Food poisoning is getting sick after ingestion of foods that are contaminated with poisonous substances. These toxins usually come from bacteria, that secrete certain substances that are poisonous to humans and animals. These poisons or toxins remain active, even if the bacteria are dead (for example, by baking or cooking the food).
Food poisoning is caused by eating spoiled or contaminated food. Food can become contaminated at any stage of production, processing or preparation. Food poisoning can be caused by:
- Not cooking food to the proper temperature and/or not using the correct cooking time.
- Not cooling food at the proper temperature.
- Treating food by someone who lacks in adequate personal hygiene when preparing the food, such as washing hands, covering wounds with waterproof patches or wearing disposable gloves.
- Eating food after the expiration date.
- Cross-contamination, where (pathogenic) bacteria of product A end up on product B, by placing the contaminated product to another product, or via hands, kitchen utensils, sink, etc.
The following sources of pollution can be distinguished:
- Bacteria: harmful bacteria are the most common causes of food poisoning. Some of the most common species are the staphylococci, campylobacter, salmonella, listeria and Escherichia coli (abbreviated E. coli and especially the dangerous EHEC-variant).
- Viruses: two common causes of viral food poisoning are the rotavirus and norovirus.
- Parasites: food poisoning caused by parasites is fairly rare in Western countries, but is much more common in third world countries.
- Poisonous substances (toxins): for example by contaminated fish, consumption of poisonous mushrooms, improperly prepared exotic foods or pesticides on fruits and vegetables.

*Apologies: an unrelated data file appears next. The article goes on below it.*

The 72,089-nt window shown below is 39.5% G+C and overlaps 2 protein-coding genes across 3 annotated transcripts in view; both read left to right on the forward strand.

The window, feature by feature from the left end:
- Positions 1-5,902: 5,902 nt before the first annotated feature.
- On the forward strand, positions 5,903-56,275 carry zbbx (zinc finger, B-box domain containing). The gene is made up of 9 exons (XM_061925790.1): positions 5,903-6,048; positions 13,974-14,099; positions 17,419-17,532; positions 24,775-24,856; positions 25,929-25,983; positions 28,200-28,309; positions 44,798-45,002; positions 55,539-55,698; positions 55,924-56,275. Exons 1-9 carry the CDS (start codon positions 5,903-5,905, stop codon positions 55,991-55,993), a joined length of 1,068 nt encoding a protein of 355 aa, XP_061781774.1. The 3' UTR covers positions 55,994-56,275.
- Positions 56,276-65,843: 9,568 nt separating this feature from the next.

The signs and symptoms are usually diarrhea, poor appetite and nausea. Severe vomiting, abdominal pain, headache, the outbreak of cold sweat and depression may also occur. The symptoms of food poisoning often arise within eight to twenty-four hours after eating spoiled food. Fortunately, the symptoms usually disappear within a relatively short period on their own. The patient may feel weak for some days. Viruses and bacteria can cause infections in the large intestine. These infections often cause bloody diarrhea, nausea and vomiting, abdominal cramps and fever, often accompanied by headache. In some cases, food poisoning can be fatal.
The diagnosis of food poisoning is usually already clear on the basis of the symptoms. In severe cases or when a particular pathogen is suspected, it may be necessary to determine the exact cause. This can be very difficult, but examination of blood, remnants of uneaten food, stool and vomit can help.
In most cases, the symptoms can be combated without consulting a doctor. The most important thing is to ensure that the patient doesn’t dry out and takes time to recover. Avoid dehydration by drinking at least two liters of water per day. In case of loose stools, also drink a large glass of water frequently. In order to prevent dehydration in vulnerable or elderly people, sachets of ORS (Oral Rehydration Salts), dissolved in water, can be used. This product is available at pharmacies.
Antibiotics may be prescribed by the doctor, when examination shows that the food poisoning has a bacterial cause and the symptoms are severe or last longer than three to four days.
The prospects are usually excellent. Most people recover from food poisoning within two days. In case of some (certainly rare) pathogens, or if there are complications in other organs, the prognosis may be less well.
- Cool perishable foods well. Set the refrigerator at 4°C.
- Cool leftovers quickly. Divide them into small portions, which is easier.
- Keep leftovers up to 2 days in the refrigerator.
- Keep things clean and dry.
- Wash hands thoroughly and regularly.
- Wash vegetables and fruits thoroughly under running water and keep the environment clean.
- Separate raw and cooked foods. Don’t use the same cutting board for raw meat and then for cooked food or raw eatable vegetables.
- Heat foods properly. This is especially true for animal products, such as meat, fish and egg. Also heat leftovers thoroughly.
- When buying food, pay attention to freshness, expiration date and preparation and conservation advice.
- The term ‘gastroenteritis’ is derived from the Greek words gastèr (stomach) and enteron (intestine). The suffix -itis indicates that it is an inflammation.
- The prevalence of food poisoning is approximately 27%.
Acute Gastroenteritis, Foodborne Illness, Foodborne Disease